Hello, Yoshimasa here. My colleagues and I run Python Engineer Development Co., Ltd. which administers the Python Certified Engineer Basic Examination (the Python Exam).
PyCon JP, Japan’s largest international Python conference, happened at the end of August, and we joined as Gold Sponsors. We offered an online booth and gave four mini presentations there.
Since PyCon JP is an international event, the conference website and registration page were offered in English and Japanese, and with this year, in particular, being very online-focused, it was easy for participants to join from overseas.
PyCon JP is a large-scale event intended to help spread techniques, know-how, and the latest information about Python in Japan. Joining offers an easy chance to learn more about using Python, and to become part of Japan’s Python community. Our booth held presentations four times, on the themes of Python Market Trends, the Python Engineer Exam, and data analysis, and we also held a gift drawing like you see in the picture. We had many visitors, and I’m glad we got to talk to many engineers. We also enjoyed the chance to interact with engineers over social media like Twitter.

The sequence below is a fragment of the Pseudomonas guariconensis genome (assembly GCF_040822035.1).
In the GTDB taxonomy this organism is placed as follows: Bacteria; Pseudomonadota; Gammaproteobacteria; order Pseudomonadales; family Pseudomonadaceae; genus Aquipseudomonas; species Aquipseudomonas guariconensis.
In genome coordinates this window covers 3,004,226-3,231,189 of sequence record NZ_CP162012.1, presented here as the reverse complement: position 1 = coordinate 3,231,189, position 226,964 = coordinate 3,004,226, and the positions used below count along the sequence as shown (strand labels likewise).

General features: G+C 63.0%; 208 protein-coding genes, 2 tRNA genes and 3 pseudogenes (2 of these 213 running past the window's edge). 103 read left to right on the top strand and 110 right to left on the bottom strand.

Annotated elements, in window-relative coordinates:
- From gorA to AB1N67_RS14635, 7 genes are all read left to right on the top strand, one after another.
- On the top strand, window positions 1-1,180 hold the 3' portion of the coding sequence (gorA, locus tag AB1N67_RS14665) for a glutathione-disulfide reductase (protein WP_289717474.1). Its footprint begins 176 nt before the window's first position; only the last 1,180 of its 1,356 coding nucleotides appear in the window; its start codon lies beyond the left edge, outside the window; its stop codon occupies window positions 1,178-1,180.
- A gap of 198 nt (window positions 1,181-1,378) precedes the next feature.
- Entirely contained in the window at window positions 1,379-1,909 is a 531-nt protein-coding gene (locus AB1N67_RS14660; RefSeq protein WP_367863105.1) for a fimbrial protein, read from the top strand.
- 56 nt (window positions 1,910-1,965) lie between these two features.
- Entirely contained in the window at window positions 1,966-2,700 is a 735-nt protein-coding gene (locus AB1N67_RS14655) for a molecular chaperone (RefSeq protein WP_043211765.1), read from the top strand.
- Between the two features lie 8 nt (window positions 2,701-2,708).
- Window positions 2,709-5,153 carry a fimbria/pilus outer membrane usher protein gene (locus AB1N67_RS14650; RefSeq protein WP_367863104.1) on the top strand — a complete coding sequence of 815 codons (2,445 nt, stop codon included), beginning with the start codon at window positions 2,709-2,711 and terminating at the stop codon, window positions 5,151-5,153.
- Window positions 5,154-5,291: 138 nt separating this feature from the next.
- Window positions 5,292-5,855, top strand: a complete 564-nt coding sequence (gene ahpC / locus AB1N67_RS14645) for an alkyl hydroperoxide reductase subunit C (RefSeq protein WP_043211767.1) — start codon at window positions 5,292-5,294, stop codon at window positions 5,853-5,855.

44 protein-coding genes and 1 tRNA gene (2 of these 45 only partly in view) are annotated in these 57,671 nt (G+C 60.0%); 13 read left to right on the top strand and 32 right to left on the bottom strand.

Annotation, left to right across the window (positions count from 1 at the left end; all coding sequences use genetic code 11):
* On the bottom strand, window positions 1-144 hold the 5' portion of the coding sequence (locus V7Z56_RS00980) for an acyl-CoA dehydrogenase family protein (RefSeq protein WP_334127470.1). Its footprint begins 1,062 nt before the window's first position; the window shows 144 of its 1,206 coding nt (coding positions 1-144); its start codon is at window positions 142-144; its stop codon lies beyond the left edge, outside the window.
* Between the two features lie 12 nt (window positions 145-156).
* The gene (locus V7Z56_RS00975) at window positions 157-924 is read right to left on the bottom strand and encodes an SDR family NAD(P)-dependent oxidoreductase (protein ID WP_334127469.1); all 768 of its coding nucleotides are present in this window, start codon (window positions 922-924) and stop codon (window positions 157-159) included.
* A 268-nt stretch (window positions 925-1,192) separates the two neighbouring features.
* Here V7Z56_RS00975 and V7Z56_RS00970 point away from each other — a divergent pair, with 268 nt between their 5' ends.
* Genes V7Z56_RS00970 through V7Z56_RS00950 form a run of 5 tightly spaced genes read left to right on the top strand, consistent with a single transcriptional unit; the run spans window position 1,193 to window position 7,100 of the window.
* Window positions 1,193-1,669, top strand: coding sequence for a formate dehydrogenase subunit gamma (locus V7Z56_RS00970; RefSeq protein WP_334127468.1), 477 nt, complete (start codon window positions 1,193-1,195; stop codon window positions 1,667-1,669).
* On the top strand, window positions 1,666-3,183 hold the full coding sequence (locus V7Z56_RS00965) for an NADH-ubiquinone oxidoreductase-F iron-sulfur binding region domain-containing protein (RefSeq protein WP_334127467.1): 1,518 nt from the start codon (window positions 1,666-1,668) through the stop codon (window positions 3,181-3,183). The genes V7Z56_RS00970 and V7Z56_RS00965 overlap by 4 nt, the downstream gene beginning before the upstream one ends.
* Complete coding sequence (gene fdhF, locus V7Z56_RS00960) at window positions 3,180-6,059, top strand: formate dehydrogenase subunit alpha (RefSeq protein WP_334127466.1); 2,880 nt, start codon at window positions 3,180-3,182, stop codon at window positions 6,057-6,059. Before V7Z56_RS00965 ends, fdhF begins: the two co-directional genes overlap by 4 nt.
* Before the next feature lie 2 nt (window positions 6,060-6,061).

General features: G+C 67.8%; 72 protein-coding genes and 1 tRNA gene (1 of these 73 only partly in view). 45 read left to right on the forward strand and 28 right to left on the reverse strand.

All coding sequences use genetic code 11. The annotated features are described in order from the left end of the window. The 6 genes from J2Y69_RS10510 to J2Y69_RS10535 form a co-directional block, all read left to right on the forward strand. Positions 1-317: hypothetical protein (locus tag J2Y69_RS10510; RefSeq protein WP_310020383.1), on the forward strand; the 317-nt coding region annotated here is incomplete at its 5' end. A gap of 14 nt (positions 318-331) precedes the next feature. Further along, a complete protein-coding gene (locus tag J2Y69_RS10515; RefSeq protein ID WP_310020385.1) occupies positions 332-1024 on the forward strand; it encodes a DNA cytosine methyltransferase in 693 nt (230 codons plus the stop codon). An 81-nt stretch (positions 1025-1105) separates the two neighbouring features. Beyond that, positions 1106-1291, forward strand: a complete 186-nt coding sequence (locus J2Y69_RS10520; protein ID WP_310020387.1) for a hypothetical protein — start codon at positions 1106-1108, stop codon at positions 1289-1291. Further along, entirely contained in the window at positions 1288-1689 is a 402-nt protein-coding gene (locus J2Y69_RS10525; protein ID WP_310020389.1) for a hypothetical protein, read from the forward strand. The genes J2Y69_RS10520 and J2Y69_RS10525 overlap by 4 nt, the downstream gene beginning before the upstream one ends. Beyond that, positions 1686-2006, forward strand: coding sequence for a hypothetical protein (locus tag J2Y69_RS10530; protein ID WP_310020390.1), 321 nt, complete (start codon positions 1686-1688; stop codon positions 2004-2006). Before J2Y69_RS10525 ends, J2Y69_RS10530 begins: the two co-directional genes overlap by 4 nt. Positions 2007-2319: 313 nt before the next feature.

I wonder, now, about the daily lives of those reading this column. If you’re in the same old routine of going in to work at the office, coming home and studying (you are studying, right?), then going out on weekends with your friends, why not try joining some international conferences? It’s comfortable to have a set routine and a familiar environment, but that also keeps you from encountering new ways of thinking and working. A little effort can pay off big! Joining community events like PyCon JP offers opportunities to interact with new people, and contact with new ways of thinking, new inspiration, and new ways of writing code. Meeting people and making connections is sure to inspire new discoveries.
We got all kinds of fun questions and comments at our PyCon JP booth, like “I’m thinking about taking the exam.” “Teach me tricks to studying Python”, or “I bought your book, Mr. Yoshimasa. I haven’t read it though! LOL” I was able to connect to those same people on Twitter, and my world got that much bigger. Thinking back, I also once connected to some others who came along to a community event, and after we talked, we ended up forming our own community. It’s funny how fate can bring you connections and open your world all because of a chance meeting or conversation.
This year’s PyCon JP is already over, but the PHP Conference (with free online access) is happening on December 12, 2020. This is Japan’s largest international PHP conference. Since it’s being held online this year, you can join from overseas. Anyone who’s interested should register through the PHP Conference 2020 registration site. Information can be found at the link below.
If you can, I highly recommend you join.
And with that, let’s call it a day.